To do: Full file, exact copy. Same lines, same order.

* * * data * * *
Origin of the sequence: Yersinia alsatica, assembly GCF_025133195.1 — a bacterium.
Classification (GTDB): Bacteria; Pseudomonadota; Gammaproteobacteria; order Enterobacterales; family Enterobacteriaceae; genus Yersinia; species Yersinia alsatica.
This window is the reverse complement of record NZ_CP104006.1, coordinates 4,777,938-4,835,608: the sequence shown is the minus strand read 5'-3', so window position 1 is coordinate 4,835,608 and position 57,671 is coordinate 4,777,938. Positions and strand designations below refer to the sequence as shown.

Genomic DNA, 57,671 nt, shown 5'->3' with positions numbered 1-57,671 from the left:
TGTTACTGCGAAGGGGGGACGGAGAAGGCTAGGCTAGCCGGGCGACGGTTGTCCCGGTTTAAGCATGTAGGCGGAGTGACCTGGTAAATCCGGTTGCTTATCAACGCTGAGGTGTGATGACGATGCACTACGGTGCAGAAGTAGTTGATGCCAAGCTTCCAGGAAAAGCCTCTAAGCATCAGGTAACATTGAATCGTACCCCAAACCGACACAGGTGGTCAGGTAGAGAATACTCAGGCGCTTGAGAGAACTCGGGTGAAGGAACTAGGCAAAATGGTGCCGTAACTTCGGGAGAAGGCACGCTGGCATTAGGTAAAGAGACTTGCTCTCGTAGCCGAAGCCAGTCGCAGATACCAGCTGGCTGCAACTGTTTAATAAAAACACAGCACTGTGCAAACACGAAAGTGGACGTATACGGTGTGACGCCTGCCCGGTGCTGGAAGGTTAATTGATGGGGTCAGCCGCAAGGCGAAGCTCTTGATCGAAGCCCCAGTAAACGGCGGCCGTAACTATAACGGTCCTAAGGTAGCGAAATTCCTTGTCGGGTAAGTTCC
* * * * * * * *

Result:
Origin of the sequence: Yersinia alsatica, assembly GCF_025133195.1 — a bacterium.
Classification (GTDB): Bacteria; Pseudomonadota; Gammaproteobacteria; order Enterobacterales; family Enterobacteriaceae; genus Yersinia; species Yersinia alsatica.
This window is the reverse complement of record NZ_CP104006.1, coordinates 4,777,938-4,835,608: the sequence shown is the minus strand read 5'-3', so window position 1 is coordinate 4,835,608 and position 57,671 is coordinate 4,777,938. Positions and strand designations below refer to the sequence as shown.

Genomic DNA, 57,671 nt, shown 5'->3' with positions numbered 1-57,671 from the left:
TGTTACTGCGAAGGGGGGACGGAGAAGGCTAGGCTAGCCGGGCGACGGTTGTCCCGGTTTAAGCATGTAGGCGGAGTGACCTGGTAAATCCGGTTGCTTATCAACGCTGAGGTGTGATGACGATGCACTACGGTGCAGAAGTAGTTGATGCCAAGCTTCCAGGAAAAGCCTCTAAGCATCAGGTAACATTGAATCGTACCCCAAACCGACACAGGTGGTCAGGTAGAGAATACTCAGGCGCTTGAGAGAACTCGGGTGAAGGAACTAGGCAAAATGGTGCCGTAACTTCGGGAGAAGGCACGCTGGCATTAGGTAAAGAGACTTGCTCTCGTAGCCGAAGCCAGTCGCAGATACCAGCTGGCTGCAACTGTTTAATAAAAACACAGCACTGTGCAAACACGAAAGTGGACGTATACGGTGTGACGCCTGCCCGGTGCTGGAAGGTTAATTGATGGGGTCAGCCGCAAGGCGAAGCTCTTGATCGAAGCCCCAGTAAACGGCGGCCGTAACTATAACGGTCCTAAGGTAGCGAAATTCCTTGTCGGGTAAGTTCC